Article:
The end of Q1! What a very busy first few months it has been indeed. Now as we head into Q2 and a new financial year, it’s looking expensive. The cost of living has just gone crazy… I had to pay £1.82 per litre at the pumps the other day (madness).
Unfortunately, fuel, energy, council tax, and national insurance all to name a few are all increasing this month!
As we head into a new financial year, many companies going through year-end are looking for contractors who are technically strong accountants to aid in the year-end accounts preparation. Often, clients are keen to see experienced candidates with a practice background and relevant reporting standard knowledge (IFRS/FRS 102, etc). Due to the lack of available contractors, we have noticed clients having to be more flexible when it comes to the pay rate.
The start-up market is particularly busy with many of our Fintech, Tech, and SaaS clients looking for Senior Finance candidates from first-in-house hires tasked with building out the finance function to more specialist roles covering funding and FP&A. Sought after experience in this area includes experience within VC backed start-ups, capital raise experience, pre-IPO experience, and prior experience implementing processes and systems (NetSuite seems very popular).
Newly qualified ACAs from practice are still in high demand, with many clients seeking candidates for Financial Accounting or Group Accounting positions. Again, due to the competitiveness in this part of the market, we have seen candidates’ salaries creeping up compared to this time last year
The senior finance market remains very buoyant and most candidates I speak with are in multiple recruitment processes. One I spoke with last week was in the process with 9 companies! Although I liked his ambition, it’s perhaps slightly unmanageable for most but it shows the current appetite to hire senior finance professionals. If hiring, you must prepare for candidates to receive multiple offers, and that seems to be a challenge for a lot of clients I’ve spoken with over the last month. Companies are losing candidates at the final stage to other companies. Sometimes it can be down to the other companies offering a better overall package, but often it’ll be down to the recruitment process. An area I’ve been supporting clients in is coaching them through an ideal process and how they can create the best recruitment experience for candidates.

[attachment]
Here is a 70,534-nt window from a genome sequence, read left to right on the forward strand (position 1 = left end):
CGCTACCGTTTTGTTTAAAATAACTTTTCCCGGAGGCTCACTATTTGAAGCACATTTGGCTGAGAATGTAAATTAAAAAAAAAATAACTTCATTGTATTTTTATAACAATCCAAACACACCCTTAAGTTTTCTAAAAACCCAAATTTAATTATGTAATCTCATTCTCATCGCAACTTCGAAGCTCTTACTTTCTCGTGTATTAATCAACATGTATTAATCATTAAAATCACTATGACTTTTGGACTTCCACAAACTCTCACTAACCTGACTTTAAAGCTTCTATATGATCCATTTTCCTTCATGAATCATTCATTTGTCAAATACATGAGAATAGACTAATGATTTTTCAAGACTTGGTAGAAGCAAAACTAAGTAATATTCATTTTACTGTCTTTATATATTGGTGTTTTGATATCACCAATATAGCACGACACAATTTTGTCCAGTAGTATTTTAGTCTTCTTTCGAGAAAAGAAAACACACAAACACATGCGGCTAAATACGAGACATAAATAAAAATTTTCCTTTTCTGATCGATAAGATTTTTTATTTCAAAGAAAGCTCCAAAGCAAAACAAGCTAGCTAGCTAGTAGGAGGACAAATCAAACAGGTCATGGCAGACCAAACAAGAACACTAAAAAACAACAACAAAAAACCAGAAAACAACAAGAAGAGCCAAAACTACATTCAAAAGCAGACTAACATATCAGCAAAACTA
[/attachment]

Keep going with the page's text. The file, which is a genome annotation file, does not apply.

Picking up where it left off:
Another area companies are losing candidates to is the dreaded counteroffer (a recruiter’s worst nightmare). Companies are doubling down hard on retention and there is some serious money being thrown at counteroffers to keep candidates. I spoke with two clients over the last couple of weeks, who had lost candidates to counteroffers of 36% and 38% higher salaries. Not perhaps the normal counteroffer by any means but how do you compete with that?! I’d always suggest asking a candidate about their motivations to move if it’s purely about pay – this is a red flag, and they should talk to their company first before starting interview processes.
Here’s a great article written by Josh Morris on whether or not to accept a counter offer.
In an ever-increasingly competitive market, you’ll need to have a slick, well-oiled recruitment process aimed at creating a great experience and impression on candidates along with a competitive offer and timely delivery of such an offer to not lose out. For any advice on the above, please feel free to get in touch.